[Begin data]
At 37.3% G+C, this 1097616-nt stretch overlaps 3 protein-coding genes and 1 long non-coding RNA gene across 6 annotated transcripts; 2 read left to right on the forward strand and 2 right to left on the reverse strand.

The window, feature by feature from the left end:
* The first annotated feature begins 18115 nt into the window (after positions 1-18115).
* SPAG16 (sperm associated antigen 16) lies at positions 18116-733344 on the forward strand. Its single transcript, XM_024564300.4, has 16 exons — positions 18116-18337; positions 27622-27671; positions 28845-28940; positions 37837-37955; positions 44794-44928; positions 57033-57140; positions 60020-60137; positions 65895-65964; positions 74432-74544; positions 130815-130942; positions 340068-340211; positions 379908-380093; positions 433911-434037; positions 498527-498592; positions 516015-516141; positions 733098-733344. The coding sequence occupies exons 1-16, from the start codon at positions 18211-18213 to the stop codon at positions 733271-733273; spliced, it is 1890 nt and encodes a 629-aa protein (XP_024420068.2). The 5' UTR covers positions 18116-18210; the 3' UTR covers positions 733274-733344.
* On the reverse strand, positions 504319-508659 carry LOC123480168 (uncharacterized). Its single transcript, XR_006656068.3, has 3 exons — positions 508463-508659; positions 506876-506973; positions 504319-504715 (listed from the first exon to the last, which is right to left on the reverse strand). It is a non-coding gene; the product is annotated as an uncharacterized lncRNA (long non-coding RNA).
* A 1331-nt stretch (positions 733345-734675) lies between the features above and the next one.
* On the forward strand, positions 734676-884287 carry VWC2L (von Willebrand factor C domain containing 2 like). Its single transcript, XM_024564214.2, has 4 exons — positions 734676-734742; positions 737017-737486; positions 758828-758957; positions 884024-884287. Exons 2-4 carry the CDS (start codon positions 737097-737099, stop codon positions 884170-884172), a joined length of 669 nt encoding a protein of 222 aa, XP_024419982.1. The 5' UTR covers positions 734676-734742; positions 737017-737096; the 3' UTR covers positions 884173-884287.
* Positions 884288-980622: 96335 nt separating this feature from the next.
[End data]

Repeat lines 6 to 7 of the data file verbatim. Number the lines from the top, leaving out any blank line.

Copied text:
* A 1331-nt stretch (positions 733345-734675) lies between the features above and the next one.
* On the forward strand, positions 734676-884287 carry VWC2L (von Willebrand factor C domain containing 2 like). Its single transcript, XM_024564214.2, has 4 exons — positions 734676-734742; positions 737017-737486; positions 758828-758957; positions 884024-884287. Exons 2-4 carry the CDS (start codon positions 737097-737099, stop codon positions 884170-884172), a joined length of 669 nt encoding a protein of 222 aa, XP_024419982.1. The 5' UTR covers positions 734676-734742; positions 737017-737096; the 3' UTR covers positions 884173-884287.